Furthermore, why are taxpayers paying for state employees to travel non-essentially to begin with? On that note, why does the government conduct any non-essential business? This is very bizarre behavior indeed.
Rep. Peggy Bennett, representing Albert Lea, told Christian radio station KJLY that she disagreed with the travel ban:
Why would we be doing nonessential travel on state money anywhere so, that was kind of my first funny thought but when I looked at the general subject, I think it’s very sad. And I think the governor and many people are very confused with the direction of this bill, it’s that we’re looking at safety and personal privacy for women and girls, especially, is not discrimination. This is safety and privacy for everybody and to make sure that we’re using bathrooms locker rooms other places where there’s states of undress that we are using that according to our biological sex at birth.
She then made the unsupported claim that in states where discrimination based on gender identity there has been an increase in bathroom crimes:
What’s happening is there a number of communities in the state who are potentially going to pass laws that say that all bathrooms in that city should be gender neutral. That’s a concern. I think we want to just set an overall theme for our state of personal privacy and safety and that’s what this would address. Now we are not stopping anybody in this bill from having a single stall or single unit bathroom or changing room, you know, we see those around. When you have a bathroom where a man can come in — and we’ve already had issues in a few states that have laws that all bathrooms and changing rooms must be gender neutral. Well, those states are starting to have problems where — out west somewhere in one of the states — a man walked into the locker room where a girls’ swim team was showering and changing and he just walked in there and watched for a while and walked out. Another time there was a man that came in there and undressed completely and so they can do nothing about that because of those laws.
Not only are Minnesota Republicans blasting Dayton for the travel ban, but they are affirming the laws allow people to deny services to LGBT people and ban transgender people from using the bathroom. Thirty-five Republican lawmakers sent a letter to North Carolina Gov. Pat McCrory supporting the law.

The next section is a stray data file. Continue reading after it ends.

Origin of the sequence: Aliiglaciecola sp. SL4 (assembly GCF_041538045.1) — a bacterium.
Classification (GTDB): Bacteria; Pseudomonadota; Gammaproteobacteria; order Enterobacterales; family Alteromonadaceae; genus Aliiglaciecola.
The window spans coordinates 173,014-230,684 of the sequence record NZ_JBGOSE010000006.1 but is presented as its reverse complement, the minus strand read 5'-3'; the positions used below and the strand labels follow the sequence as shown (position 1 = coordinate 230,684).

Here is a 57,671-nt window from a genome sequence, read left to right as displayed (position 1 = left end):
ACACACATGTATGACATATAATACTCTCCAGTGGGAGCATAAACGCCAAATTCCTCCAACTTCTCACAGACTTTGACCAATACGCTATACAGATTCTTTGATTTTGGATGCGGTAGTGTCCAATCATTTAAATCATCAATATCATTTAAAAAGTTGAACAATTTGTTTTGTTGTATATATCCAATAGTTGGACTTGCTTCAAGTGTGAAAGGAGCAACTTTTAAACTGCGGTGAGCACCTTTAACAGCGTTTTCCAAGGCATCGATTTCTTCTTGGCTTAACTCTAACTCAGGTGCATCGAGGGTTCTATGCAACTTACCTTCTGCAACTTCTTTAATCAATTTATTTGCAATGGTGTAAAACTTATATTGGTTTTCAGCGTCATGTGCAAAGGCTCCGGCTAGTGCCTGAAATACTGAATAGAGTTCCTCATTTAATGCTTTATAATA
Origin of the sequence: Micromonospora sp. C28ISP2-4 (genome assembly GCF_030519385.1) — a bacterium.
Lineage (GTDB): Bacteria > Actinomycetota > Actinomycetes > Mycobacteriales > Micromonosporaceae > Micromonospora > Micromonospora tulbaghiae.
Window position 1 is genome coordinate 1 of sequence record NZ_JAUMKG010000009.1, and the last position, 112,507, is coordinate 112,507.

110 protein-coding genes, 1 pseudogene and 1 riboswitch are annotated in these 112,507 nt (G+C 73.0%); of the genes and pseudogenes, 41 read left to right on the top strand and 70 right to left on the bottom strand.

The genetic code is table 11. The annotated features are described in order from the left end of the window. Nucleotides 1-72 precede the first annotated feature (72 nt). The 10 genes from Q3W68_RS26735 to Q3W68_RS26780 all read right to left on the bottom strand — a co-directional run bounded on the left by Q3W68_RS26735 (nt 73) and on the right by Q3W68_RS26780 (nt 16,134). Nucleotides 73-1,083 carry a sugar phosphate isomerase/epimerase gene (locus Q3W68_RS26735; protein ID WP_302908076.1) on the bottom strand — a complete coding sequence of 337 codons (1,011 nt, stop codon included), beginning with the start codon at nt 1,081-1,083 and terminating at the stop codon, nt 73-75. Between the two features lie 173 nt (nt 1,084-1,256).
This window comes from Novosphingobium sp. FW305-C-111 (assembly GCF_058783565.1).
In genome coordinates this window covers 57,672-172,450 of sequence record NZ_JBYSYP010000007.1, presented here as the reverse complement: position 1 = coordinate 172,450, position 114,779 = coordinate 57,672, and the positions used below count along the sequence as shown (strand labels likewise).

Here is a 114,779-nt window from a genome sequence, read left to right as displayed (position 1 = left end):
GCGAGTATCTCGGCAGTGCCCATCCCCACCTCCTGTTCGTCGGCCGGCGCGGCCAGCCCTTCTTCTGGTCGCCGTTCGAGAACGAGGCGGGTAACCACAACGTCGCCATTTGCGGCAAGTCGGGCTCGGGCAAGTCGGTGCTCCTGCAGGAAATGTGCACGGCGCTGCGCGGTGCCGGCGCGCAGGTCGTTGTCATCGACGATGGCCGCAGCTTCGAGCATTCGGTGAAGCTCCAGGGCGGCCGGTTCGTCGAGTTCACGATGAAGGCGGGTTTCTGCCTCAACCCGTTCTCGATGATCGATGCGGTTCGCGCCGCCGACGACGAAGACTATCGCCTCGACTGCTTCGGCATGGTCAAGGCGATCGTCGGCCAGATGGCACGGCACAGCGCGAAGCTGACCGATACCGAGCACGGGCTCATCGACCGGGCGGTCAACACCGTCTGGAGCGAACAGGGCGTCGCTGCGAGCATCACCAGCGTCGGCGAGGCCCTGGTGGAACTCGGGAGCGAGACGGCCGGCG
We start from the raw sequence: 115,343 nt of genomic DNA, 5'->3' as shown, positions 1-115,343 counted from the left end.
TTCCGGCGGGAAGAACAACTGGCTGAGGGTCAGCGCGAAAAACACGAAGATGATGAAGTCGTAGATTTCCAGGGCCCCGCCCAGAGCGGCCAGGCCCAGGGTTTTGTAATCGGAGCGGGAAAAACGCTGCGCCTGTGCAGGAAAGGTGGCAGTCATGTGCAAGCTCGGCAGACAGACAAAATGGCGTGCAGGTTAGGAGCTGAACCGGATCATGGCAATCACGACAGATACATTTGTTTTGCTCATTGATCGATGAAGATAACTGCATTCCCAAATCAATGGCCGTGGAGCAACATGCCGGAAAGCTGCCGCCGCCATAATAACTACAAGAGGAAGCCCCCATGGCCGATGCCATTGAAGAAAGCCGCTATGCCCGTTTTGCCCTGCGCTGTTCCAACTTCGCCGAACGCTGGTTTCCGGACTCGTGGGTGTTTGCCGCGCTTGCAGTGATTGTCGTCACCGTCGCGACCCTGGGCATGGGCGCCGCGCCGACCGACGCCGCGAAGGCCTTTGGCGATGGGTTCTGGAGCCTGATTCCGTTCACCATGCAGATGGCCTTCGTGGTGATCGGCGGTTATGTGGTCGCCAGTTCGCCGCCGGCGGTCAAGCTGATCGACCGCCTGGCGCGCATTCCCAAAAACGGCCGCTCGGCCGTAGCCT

On religious right radio station AM 980 KKMS, Rep. Abigail Whelan and host Paul Ridgeway gushed over North Carolina Gov. Pat McCrory:
North Carolina, they passed a bill that would require people to use the bathroom and locker facilities of their biological sex so boys go into boys rooms, girls go into girls rooms, but there’s been a lot of backlash as the people feel this is discrimination against the transgender community which we know it’s not based on various legal cases and that given all of the attention that’s been focused on North Carolina and our own governor, unfortunately, even issuing a travel ban on nonessential travel for state employees. We felt it was important for us as Republican and Christian legislators to take a stand not only in support of the governor of North Carolina and their legislature for the courageous stance that they took but also for Minnesotans to know that there’s another voice — that Gov. Dayton does not speak for all Minnesotans and that it’s okay to have different viewpoints and opinions.
Republicans have even introduced legislation attacking Gov. Dayton’s travel ban. HF 3902 bans state travel that doesn’t “protect the safety or other essential interests of the citizens of the state.”
Another bill, HF 3903, bans travel that isn’t “(1) necessary for enforcement of Minnesota law; (2) necessary to meet the state’s contractual or other legal obligations; or (3) necessary for the protection of public health, welfare, or safety.”
That’s nearly identical to Gov. Dayton’s definition. in his letter to state staff, Dayton wrote:
Factors that agencies should consider in determining whether travel is essential include:
Is travel necessary for the enforcement of Minnesota law?
Is travel necessary to meet the state’s contractual or other legal obligations?
Is travel necessary for the protection of public health, welfare, and/or safety?
Here are the resources used for this report:
MN GOP email
Rep. Lucero email
Rep. Whelan email
Sen. Gazelka email